Tuesday, February 26, 2008

Another CO2 roach motel?

As we all know the mystery is solved by tracking down the dog who did not bark in the night? Your challenge, dear anonymice, is to spot the dog in this story which is making its rounds.

UCLA chemists report a major advance in reducing heat-trapping carbon dioxide emissions in the Feb. 15 issue of the journal Science.

The scientists have demonstrated that they can successfully isolate and capture carbon dioxide, which contributes to global warming, rising sea levels and the increased acidity of oceans. Their findings could lead to power plants efficiently capturing carbon dioxide without using toxic materials.

"The technical challenge of selectively removing carbon dioxide has been overcome," said Omar M. Yaghi, UCLA's Christopher S. Foote Professor of Chemistry and co-author of the Science paper. "Now we have structures that can be tailored precisely to capture carbon dioxide and store it like a reservoir, as we have demonstrated. No carbon dioxide escapes. Nothing escapes -- unless you want it to do so. We believe this to be a turning point in capturing carbon dioxide before it reaches the atmosphere."

If you are of teh scientifical bent you can read more in Science
A high-throughput protocol was developed for the synthesis of zeolitic imidazolate frameworks (ZIFs). . . . Members of a selection of these ZIFs (termed ZIF-68, ZIF-69, and ZIF-70) have high thermal stability (up to 390°C) and chemical stability in refluxing organic and aqueous media. Their frameworks have high porosity (with surface areas up to 1970 square meters per gram), and they exhibit unusual selectivity for CO2 capture from CO2/CO mixtures and extraordinary capacity for storing CO2: 1 liter of ZIF-69 can hold ~83 liters of CO2 at 273 kelvin under ambient pressure.
and Nature Materials. Investors can go to the USPTO and look up the patent application. The $64,000 question (Eli is old and cheap) is what's missing in all these write ups?

Bunnies and anonymice can get an idea from the perspective on this in Science by Robert Service

On page 939, Yaghi and colleagues report a new robotic high-throughput scheme for creating MOF relatives known as zeolitic imidazolate frameworks (ZIFs). And Mallouk and others say that the work is again an important blend of fundamental research and a critical application: materials that might help coal-fired power plants filter out carbon dioxide from their smokestacks. Mallouk calls the new work "very clever" because Yaghi and his colleagues have designed their hubs and linkers to mimic the construction of zeolites, a family of natural porous compounds widely used as catalysts and filters in industry. But because ZIFs are stable at high temperatures and are easier to tailor by adding desired chemical functional groups, they may prove even more useful in the long run.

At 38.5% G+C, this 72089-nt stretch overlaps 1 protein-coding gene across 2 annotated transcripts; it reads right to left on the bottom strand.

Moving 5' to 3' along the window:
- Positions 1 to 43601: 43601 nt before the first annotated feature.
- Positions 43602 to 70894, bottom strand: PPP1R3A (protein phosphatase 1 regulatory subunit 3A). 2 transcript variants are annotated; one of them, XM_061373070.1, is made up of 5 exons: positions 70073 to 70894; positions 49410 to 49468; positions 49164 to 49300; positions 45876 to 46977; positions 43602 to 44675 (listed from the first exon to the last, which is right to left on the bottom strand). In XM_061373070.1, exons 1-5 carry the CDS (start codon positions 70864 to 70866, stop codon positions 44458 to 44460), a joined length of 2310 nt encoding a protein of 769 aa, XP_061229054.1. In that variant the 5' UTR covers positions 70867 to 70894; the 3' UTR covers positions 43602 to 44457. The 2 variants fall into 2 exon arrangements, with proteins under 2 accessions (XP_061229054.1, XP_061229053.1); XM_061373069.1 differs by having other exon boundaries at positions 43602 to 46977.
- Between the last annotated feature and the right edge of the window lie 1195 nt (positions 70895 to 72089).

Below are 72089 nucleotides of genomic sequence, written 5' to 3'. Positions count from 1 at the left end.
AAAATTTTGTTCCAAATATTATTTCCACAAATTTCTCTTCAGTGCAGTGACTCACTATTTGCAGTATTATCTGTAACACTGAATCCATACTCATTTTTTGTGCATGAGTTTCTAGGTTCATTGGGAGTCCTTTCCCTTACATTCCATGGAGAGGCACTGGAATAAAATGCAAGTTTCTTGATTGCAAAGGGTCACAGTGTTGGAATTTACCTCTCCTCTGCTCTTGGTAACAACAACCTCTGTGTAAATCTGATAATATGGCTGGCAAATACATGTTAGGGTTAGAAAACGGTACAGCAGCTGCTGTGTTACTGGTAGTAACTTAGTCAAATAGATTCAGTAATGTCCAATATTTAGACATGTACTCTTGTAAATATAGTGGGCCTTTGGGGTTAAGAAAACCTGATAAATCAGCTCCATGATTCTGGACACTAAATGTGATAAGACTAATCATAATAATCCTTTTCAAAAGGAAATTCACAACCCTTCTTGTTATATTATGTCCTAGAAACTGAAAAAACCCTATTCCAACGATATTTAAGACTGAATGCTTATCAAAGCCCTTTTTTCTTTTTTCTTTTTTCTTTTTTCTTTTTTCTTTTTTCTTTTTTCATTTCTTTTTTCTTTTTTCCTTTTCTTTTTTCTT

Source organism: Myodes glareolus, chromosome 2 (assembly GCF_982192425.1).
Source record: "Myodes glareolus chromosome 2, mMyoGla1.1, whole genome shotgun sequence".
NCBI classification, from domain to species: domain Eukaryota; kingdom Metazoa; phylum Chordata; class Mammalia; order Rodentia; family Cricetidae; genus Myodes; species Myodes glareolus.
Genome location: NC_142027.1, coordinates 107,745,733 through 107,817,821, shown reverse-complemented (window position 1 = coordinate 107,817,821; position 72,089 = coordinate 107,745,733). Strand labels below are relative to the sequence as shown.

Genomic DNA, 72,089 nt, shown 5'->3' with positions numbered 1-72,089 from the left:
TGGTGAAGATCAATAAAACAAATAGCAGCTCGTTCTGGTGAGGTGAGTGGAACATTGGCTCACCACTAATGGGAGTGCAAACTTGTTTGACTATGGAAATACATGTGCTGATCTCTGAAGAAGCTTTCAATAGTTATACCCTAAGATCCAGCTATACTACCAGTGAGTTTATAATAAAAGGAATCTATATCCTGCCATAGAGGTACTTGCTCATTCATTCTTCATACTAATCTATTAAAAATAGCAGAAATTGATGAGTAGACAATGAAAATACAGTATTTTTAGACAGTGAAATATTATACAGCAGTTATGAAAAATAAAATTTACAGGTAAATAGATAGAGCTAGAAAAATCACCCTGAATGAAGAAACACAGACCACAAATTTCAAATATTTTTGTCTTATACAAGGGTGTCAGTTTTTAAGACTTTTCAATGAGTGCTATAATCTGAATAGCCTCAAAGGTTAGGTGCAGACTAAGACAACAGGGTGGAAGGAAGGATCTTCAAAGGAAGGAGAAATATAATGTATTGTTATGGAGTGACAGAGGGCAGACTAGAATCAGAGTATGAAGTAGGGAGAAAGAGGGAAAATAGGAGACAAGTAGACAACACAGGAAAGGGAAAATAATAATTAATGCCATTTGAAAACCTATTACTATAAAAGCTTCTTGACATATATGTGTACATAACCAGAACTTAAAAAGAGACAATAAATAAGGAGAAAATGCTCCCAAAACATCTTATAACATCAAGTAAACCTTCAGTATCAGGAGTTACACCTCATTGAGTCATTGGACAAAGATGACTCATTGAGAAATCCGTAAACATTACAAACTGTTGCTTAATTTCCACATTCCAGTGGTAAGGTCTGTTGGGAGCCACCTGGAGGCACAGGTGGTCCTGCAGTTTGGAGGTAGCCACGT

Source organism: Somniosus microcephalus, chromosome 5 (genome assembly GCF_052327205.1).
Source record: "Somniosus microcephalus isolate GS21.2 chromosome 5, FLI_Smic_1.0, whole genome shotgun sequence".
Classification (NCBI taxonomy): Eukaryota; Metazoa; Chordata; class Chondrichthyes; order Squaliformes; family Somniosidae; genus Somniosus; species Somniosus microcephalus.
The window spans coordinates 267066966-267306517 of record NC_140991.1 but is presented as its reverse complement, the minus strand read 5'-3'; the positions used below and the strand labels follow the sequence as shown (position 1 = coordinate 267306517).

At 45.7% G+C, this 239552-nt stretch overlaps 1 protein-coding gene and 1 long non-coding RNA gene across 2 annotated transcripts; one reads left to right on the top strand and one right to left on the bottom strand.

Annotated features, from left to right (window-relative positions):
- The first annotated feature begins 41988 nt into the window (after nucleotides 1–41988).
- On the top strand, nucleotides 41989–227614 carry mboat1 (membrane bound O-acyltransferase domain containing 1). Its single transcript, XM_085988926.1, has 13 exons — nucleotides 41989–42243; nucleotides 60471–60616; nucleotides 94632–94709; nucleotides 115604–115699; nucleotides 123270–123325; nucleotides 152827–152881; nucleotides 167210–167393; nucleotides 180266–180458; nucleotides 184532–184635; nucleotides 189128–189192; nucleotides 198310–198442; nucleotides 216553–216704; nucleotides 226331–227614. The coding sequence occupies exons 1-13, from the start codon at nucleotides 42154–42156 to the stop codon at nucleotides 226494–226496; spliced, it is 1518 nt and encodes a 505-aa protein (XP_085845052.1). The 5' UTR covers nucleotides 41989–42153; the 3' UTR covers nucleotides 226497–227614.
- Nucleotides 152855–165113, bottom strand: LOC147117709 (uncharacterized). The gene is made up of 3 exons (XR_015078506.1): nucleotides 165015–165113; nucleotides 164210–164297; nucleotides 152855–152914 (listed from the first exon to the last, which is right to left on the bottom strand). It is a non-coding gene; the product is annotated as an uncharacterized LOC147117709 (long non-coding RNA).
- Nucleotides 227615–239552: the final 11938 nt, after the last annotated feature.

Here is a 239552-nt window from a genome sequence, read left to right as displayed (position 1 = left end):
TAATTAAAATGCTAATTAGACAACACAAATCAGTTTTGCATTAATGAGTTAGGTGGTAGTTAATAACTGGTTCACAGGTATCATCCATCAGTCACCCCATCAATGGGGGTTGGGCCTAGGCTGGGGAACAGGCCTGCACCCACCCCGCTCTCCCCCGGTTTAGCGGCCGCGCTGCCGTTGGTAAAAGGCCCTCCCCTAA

One key race is to create a MOF that can store hydrogen for use in future fuel-cell cars. High-pressure gas tanks do the job fairly well. But pressurizing gases is a big energy drain and can create a hazard if the gas tank is punctured in a crash. By filling part of the tank with a MOF's cagelike network built with hydrogen-absorbent metal hubs and organic struts, however, it is possible-- at least in theory--to store more of the gas at a lower pressure. Slightly raising the temperature or releasing the pressure then liberates the gas. Yaghi's group and Jeffrey Long's group at UC Berkeley both recently created MOFs that can hold up to 7.5% of their weight in hydrogen, better than a benchmark for hydrogen storage set by the U.S. Department of Energy. Unfortunately, they only do so at 77 kelvin (-196°C), making them impractical for real-world use.

In July 2007, researchers led by William Goddard III of the California Institute of Technology in Pasadena reported in the Journal of the American Chemical Society that adding lithium to a MOF should make it possible to store 6% of its weight in hydrogen at room temperature. Long says many groups are working on it, but "it's not trivial." Lithium, he points out, tends to hold strongly to solvent molecules after synthesis, and removing the solvent requires so much energy that it typically blows apart the framework.